CAROLINE Fielding was a great editorial director � everyone said so. Then she married Donald Fairchild and had five children.
One morning, 26 years after their wedding she was driving him to the railway station, as she had done every day for the past 15 years, and casually dropped the suggestion that was to change their lives.
�I thought I might look for a job,� she said.
Those tentative words lit the fuse for a new ITV situation comedy called Executive Stress starting on Monday, which wil restore Penelope Keith to her rightful place as one of our very best comedy actresses.
It will also strike a deep chord within thousands of women who have set promising careers on indefinite hold to have children.
All the old stridency and hauteur of her two best roles � in The Good Life and To The Manor Born. have disappeared. This is Keith at her best playing a totally believable middle class, middle-aged woman with wit, finesse and touching vulnerability.
Her comedy is never forced because the situa� tion itself - a housewife and mother going back to work at the same publishing company where her husband works � is full of its own humour.
The producer and director, John Howard Davies, is the very one who cultivated Keith�s relatively unsung talents in Ihe Good Life . Above all, her co-star, Geoffrey Palmer the hang dog husband of Butterflies and the prejudiced major of A Fairly Secret Army is the perfect foil with his dry humour, understated style and rubbery features.
The wonder is that noone before thought of teaming the.two people who, more than any others, have distilled the essence of the middle classes.
�If anything it�s all come together a bit late. We�ve had women and mothers going off to be racing drivers or plumbers, but nothing so ordinary and apposite to the times,� says Howard Davies, who has already commissioned a second series.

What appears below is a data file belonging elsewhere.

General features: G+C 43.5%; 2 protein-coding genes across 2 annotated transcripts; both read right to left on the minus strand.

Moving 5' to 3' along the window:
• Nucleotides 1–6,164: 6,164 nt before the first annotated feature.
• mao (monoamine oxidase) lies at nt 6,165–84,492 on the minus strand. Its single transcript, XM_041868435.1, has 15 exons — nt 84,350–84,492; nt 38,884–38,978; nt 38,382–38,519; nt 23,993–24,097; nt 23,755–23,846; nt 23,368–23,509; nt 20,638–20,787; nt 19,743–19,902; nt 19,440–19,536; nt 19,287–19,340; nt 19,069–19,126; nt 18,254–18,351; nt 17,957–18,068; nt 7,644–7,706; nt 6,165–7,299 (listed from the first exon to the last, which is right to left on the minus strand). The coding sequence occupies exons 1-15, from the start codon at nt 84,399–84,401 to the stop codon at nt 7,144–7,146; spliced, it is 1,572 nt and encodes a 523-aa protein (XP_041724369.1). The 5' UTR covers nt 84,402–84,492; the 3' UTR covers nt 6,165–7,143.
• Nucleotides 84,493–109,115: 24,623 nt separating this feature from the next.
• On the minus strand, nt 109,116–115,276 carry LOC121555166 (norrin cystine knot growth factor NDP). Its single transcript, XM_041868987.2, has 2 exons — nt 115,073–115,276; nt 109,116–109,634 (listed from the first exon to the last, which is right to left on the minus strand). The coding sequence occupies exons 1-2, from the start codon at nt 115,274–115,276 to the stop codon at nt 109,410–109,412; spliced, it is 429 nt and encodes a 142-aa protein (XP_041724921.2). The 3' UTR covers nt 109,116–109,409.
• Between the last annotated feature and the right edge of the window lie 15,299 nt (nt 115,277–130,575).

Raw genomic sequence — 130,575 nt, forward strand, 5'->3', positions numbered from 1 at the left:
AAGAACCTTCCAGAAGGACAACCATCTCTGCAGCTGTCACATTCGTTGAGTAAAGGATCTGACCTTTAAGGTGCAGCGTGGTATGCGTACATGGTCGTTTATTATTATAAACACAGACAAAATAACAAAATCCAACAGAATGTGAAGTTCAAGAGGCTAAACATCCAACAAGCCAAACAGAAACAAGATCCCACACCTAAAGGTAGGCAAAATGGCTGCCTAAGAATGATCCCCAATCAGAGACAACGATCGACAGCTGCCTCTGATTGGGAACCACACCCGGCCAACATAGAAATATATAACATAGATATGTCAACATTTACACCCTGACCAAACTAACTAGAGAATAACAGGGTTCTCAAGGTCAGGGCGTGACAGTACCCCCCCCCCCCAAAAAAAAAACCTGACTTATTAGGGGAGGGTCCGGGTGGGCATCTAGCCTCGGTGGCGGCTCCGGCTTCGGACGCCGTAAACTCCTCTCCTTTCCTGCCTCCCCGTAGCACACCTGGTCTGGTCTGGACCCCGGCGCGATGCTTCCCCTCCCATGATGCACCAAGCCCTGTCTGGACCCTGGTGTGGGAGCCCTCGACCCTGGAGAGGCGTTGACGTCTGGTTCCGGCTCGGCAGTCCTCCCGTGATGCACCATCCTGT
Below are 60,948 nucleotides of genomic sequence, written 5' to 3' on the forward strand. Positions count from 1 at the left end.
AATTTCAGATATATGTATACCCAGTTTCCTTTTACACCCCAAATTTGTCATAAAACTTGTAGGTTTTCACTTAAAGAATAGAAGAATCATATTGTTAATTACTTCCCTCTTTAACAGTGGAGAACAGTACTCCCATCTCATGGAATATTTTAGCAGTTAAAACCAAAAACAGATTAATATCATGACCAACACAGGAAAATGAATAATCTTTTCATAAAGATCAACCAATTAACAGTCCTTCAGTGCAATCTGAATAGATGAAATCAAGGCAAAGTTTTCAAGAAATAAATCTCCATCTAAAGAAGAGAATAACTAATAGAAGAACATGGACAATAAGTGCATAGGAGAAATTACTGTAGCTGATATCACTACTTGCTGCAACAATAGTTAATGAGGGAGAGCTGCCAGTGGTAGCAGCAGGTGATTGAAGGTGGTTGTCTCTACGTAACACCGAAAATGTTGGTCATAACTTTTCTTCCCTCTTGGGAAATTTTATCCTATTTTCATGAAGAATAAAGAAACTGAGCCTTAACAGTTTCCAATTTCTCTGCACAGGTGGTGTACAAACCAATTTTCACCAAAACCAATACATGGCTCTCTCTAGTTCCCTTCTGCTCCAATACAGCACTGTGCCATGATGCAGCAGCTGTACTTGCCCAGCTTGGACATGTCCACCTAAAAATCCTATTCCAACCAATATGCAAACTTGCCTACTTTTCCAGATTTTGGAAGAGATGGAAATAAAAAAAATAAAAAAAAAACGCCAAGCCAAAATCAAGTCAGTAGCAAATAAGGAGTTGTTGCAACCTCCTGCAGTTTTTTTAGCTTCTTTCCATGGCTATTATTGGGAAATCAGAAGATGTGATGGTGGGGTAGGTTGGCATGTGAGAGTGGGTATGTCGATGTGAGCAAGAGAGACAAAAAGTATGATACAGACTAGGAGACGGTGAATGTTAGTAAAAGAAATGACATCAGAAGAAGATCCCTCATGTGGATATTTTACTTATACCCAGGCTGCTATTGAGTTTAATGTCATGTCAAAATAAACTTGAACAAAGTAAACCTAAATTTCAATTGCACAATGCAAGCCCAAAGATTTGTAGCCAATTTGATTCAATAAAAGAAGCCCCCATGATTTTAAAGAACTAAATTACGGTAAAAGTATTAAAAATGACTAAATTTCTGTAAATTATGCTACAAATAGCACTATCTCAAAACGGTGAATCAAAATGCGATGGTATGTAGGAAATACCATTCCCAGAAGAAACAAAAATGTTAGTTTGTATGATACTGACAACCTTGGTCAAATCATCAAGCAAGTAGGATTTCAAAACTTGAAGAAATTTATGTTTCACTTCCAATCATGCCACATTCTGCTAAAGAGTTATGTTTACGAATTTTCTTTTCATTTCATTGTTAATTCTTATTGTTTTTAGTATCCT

Author George Layton, who also wrote Don�t Wait Up, was inspired by his own wife Moya�s experience after she found it impossible to juggle with a glamorous career in public relations, looking after American film stars, after the birth of their son and daughter.
�She tried going back to work, and felt guilty and decided she had to give up a month later,� he said. �Like Caroline In the series, she�d had a very good job and it set me thinking about all the compromises women have to make.
�It�s very hard to pick up where you left off more than 20 years ago. To me the crux of the series is that Donald has forgotten what a talented publishing editor his wife wasand she�s forgotten too. Her confidence is completely sapped.�
In the series Donald�s straight-faced, immediate reaction to his wife's ambition is that she shoUld look, for work in the local flower shop.
Even shehas only enough confidence to apply to her old firm for a secretarial vacancy.
By a stroke of luck, she gets her old job back. By a deft stroke of the pen, his firm is taken over by hers, and they find themselves working together in a company where strict rules ban husband and wife employees.
The core of the series which, makes very serious points about women, work and motherhood, is one that has set both stars thinking about their own lives.
Keith, who put her. career first and married too late to have children, is now considering adopting a child. She says: �I was always very single-minded and knew I wanted to be an actress more than anything else, to the exclusion of a man and a family.
�Later on that became something lacking in my life because what�s the use of having lots of success just for yourself?�
PALMER, married for 23 years to his wife Sally, with two children aged 20 and 21, has proudly watched her study for an Open University degree.
�It�s something that I and many other husbands are having to deal with these days, but I believe it�s a good thing.
�When I realised Sally wanted to go out and have her own interests, I thought: �Christ I used to be king.� But then I thought about it and decided that she should go out and get on with it.
�It�s a very middle-class thing. I think it shakes many a husband who likes to think of his wife as the little woman in the kitchen. It reminds him that the woman is not to be taken for granted.
�I have to admit I couldn�t do what Sally�s done.
�I just don�t know how women can run a home, look after children and either go out to work or get up at God-awful hours to listen to a lot of facts for their Open University degrees.'Thanks to Maree Wilson for sending this article which appeared in The Daily Mail (UK) on October 18, 1986.